We launched Google Reader in 2005 in an effort to make it easy for people to discover and keep tabs on their favorite websites. While the product has a loyal following, over the years usage has declined. So, on July 1, 2013, we will retire Google Reader. Users and developers interested in RSS alternatives can export their data, including their subscriptions, with Google Takeout over the course of the next four months.
I don’t get it. So they count heads, and see that not as many people use Google Reader as they’d like. But the only people I know that use RSS on a daily basis are the one that counts. Bloggers, journalists and tech leaders. You know, the people that write and influence the rest of the heard. How can you not make money on the data Google gets by their reading habits? You want me to have to spend all day reading assorted ramblings on Google+ or Twitter to find some nuggets? I don’t have the time for that.If they can’t be bothered, why not open source it? I mean, they like open, just check out Android…oops, forgot, it isn’t so open any more…
Try this for size, let people pay a subscription fee. You can still anal probe your users for the data for your precious ads. Isn’t that a win-win situation?
Trust in Googles Services
I’ve already been burned before when using Google as my data handler. By shutting down services, who dares to put any trust into using Googles services? A year ago if a customer of mine asked for the best solution for a company e-mail system, I wouldn’t hesitate to recommend Google Apps. Now? No way. I’m already in the planning stage of moving my mail, calendar and address book from Google Apps. Because, who knows, suddenly I’m sitting there having to migrate my data to another solution. And not just for me but customers that relied on my advice of using Google Apps.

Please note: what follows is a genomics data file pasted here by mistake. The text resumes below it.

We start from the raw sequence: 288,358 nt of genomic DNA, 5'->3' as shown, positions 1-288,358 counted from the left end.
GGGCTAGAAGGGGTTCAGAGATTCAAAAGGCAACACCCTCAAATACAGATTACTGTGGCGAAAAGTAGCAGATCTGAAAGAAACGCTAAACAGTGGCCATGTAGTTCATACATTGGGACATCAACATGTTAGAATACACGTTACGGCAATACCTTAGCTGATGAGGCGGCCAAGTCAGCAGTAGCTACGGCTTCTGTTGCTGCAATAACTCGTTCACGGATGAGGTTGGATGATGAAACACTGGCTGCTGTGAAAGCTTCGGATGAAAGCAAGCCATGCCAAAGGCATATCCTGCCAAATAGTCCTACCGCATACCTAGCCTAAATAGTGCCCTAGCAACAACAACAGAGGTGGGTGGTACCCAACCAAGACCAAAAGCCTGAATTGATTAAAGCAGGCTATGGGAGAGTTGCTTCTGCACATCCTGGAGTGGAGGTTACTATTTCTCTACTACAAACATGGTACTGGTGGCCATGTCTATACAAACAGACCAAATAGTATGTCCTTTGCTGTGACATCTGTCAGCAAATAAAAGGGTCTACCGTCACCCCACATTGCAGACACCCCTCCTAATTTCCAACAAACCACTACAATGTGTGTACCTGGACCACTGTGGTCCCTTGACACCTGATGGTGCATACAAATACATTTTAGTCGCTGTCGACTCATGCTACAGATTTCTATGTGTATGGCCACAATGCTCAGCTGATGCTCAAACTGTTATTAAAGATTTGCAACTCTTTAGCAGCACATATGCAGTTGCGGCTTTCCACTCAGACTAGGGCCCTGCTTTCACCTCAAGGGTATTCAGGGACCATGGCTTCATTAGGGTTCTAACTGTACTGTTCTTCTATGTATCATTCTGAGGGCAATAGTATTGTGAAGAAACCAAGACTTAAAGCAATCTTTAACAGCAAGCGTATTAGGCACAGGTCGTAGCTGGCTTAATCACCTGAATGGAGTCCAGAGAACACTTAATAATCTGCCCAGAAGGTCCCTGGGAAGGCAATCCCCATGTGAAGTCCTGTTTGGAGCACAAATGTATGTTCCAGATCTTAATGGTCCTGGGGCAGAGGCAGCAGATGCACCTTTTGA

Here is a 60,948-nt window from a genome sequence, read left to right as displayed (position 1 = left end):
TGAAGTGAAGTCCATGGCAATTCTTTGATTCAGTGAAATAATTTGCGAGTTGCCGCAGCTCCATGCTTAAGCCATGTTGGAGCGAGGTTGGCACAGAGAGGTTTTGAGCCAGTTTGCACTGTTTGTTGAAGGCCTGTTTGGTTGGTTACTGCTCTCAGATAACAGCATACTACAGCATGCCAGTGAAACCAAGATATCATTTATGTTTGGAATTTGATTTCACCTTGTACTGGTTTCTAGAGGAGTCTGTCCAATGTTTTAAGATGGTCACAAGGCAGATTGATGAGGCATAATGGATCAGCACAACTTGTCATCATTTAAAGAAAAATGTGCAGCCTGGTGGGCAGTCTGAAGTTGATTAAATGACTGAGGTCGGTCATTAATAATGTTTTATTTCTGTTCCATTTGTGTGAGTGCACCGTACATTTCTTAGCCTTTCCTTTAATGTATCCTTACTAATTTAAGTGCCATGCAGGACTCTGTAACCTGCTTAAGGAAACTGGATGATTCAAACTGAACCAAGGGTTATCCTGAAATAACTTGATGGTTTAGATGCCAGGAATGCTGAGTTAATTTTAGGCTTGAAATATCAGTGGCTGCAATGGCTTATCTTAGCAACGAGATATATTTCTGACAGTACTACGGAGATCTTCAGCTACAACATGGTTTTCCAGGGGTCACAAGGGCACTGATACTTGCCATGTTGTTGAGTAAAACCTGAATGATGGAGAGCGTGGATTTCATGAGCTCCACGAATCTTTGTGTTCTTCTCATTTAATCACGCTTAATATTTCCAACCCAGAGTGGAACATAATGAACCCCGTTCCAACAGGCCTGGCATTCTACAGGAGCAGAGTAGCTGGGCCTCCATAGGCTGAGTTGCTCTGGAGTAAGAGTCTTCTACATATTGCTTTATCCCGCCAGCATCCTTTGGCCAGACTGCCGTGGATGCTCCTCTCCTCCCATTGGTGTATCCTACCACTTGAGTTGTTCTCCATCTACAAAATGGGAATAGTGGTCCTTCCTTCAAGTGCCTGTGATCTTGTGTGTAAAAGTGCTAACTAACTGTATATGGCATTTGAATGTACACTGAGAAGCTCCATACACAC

Moved to my own RSS server with Fever
So I installed Fever tonight. Hopefully my RSS readers on iOS will support it. Reeder for iPhone supports it, and with a bit of luck, so will the iPad and the Mac version as well. I just have to rely on the web interface for the time being.
Suddenly a new market opportunity opens up for others, providing the same service and actually make money. There are smaller companies that’s going to make some good money on this one. And there will be innovation again.
And now I’m just waiting for the final stab in the back. Google killing off NIK Sharpener, the best sharpening plugin for Photoshop and Lightroom. And the writing is already on the wall…